James Benning – Used Innocence (1989)

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Quote:
Lawrencia Bembenek was a beautiful bride, a 22-year-old blonde who had worked as both a policewoman and a Playboy bunny, when she was arrested in Milwaukee for the murder of her husband’s ex-wife. Though the evidence was circumstantial and none of it implicated Miss Bembenek directly or exclusively, she was sentenced to life in prison. Her husband, who had expressed resentment over having to support his ex-wife, sought a divorce soon after his wife’s conviction. ”Dear Lawrencia,” he wrote to her. ”Goodbye. Good luck – Fred.”

The strong possibility that Miss Bembenek, who has been in prison since her 1982 conviction, may have been wrongly accused helped attract the film maker James Benning to her case. Another part of the attraction, as Mr. Benning freely acknowledges, was Miss Bembenek herself. In 1986, her picture in the newspaper caught his eye, and he began corresponding with her and planning a film about her story. ”In all honesty,” he wrote her, ”I must admit the kind of films I make would hardly benefit you – no money, no mass attention.”

However, the trouble with Mr. Benning’s ”Used Innocence,” which opens today at the Film Forum 1, goes beyond its likely lack of exposure. In attempting both to reconstruct and examine the case against Miss Bembenek, Mr. Benning has a great deal of difficulty translating his information into visual terms. Letters to and from the film maker and his subject, which are read right down to their ZIP codes, are accompanied by nothing more evocative than footage of blue skies. Courtroom testimony, sometimes read in voice-over and sometimes re-enacted by performers who are less than convincing, is presented in a lullingly monotonous way. At times, Mr. Benning peppers these scenes with brief blackouts, as if attempting to wake up his audience.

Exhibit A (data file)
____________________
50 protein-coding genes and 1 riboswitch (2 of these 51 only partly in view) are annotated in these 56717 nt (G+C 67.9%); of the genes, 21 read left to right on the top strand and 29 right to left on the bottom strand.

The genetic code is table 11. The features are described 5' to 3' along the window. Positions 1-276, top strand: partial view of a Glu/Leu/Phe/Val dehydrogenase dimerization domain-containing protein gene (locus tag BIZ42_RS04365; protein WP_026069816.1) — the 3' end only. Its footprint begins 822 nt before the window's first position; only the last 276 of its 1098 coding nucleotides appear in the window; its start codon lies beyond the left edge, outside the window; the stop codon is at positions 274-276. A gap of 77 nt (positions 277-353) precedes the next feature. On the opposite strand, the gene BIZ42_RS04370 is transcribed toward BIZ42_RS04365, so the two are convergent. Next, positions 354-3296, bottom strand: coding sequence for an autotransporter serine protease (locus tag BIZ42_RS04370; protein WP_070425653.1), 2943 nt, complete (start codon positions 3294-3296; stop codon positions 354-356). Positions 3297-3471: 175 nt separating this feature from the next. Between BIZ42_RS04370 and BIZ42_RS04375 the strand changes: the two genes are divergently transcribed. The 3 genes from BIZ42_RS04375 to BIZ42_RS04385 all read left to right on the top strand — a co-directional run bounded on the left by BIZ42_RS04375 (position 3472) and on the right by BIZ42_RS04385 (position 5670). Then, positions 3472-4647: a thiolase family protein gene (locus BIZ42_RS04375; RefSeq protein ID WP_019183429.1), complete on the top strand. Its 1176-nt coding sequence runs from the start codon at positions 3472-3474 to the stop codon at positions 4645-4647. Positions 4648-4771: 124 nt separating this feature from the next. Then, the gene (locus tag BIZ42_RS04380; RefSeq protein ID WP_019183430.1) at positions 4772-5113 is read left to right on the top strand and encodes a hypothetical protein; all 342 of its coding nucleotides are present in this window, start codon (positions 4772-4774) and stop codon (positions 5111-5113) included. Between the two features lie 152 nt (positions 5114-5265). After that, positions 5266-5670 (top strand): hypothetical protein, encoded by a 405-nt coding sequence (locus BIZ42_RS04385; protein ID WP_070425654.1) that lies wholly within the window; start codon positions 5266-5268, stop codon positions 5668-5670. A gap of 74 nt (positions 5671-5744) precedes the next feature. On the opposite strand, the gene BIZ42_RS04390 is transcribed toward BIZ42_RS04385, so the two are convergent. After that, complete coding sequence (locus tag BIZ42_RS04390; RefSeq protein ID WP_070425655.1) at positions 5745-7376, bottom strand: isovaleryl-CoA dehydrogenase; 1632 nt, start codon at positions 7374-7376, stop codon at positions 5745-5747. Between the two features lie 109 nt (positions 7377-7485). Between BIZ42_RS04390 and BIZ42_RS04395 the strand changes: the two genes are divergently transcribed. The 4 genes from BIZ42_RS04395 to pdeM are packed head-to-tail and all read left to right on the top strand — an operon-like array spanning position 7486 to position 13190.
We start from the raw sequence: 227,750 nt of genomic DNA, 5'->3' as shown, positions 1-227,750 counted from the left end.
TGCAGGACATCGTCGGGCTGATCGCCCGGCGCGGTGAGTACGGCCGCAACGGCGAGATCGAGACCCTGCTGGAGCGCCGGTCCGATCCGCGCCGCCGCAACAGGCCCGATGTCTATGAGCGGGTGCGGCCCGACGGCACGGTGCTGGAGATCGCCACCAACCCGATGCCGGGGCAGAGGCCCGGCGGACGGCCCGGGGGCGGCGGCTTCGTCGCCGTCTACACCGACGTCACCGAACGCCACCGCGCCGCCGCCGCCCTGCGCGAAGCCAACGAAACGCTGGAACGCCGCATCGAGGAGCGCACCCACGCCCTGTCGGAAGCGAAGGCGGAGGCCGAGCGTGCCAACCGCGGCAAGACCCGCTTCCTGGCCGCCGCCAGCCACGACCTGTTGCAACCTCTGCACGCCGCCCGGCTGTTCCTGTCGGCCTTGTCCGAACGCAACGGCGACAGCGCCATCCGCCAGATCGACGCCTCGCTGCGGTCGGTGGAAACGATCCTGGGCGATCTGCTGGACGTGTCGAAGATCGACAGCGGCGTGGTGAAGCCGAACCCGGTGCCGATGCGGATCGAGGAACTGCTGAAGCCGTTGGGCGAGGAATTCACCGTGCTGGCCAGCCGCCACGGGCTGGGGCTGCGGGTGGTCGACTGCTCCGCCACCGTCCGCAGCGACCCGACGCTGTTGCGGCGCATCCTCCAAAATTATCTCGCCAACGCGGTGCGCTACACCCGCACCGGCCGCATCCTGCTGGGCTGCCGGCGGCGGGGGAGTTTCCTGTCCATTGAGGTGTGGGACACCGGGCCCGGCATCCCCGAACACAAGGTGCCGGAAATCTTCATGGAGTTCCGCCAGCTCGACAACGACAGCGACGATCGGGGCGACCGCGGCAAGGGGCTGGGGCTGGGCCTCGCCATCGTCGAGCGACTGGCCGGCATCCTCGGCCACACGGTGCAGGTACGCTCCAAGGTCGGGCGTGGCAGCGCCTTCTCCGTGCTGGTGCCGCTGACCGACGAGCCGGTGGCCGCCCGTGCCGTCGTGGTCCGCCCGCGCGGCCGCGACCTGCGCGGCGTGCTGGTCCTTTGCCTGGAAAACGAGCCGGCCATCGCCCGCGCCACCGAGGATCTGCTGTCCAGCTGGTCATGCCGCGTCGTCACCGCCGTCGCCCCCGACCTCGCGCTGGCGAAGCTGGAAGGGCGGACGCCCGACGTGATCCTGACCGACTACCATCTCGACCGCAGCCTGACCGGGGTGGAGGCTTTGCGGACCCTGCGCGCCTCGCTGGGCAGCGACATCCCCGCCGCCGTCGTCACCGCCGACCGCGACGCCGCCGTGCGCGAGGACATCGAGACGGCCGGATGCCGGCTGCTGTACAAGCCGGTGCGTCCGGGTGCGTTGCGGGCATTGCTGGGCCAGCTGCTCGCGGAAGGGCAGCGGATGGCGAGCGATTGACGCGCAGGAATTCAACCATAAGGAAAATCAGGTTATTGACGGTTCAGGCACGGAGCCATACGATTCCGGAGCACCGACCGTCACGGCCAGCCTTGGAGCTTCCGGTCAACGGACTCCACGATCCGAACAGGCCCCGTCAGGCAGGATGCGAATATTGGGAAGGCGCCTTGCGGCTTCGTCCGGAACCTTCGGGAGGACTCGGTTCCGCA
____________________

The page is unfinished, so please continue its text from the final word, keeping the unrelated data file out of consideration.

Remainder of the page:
Some of the information is accompanied by long, long scenery shots, taken from a car moving through the Milwaukee environs where the crime occurred. Another voice-over section is actually accompanied by a pitch-dark screen. At the film’s end, an actress playing Miss Bembenek is seen silk-screening a poster in the prison’s printing shop, repeating this monotonous task perhaps 20 times over. And Mr. Benning, whose style can be as confusing as it is deliberatly flat, at one point lets the camera pan over a newspaper clipping while a voice in the background reads something entirely different.
Janet Maslin, New York Times





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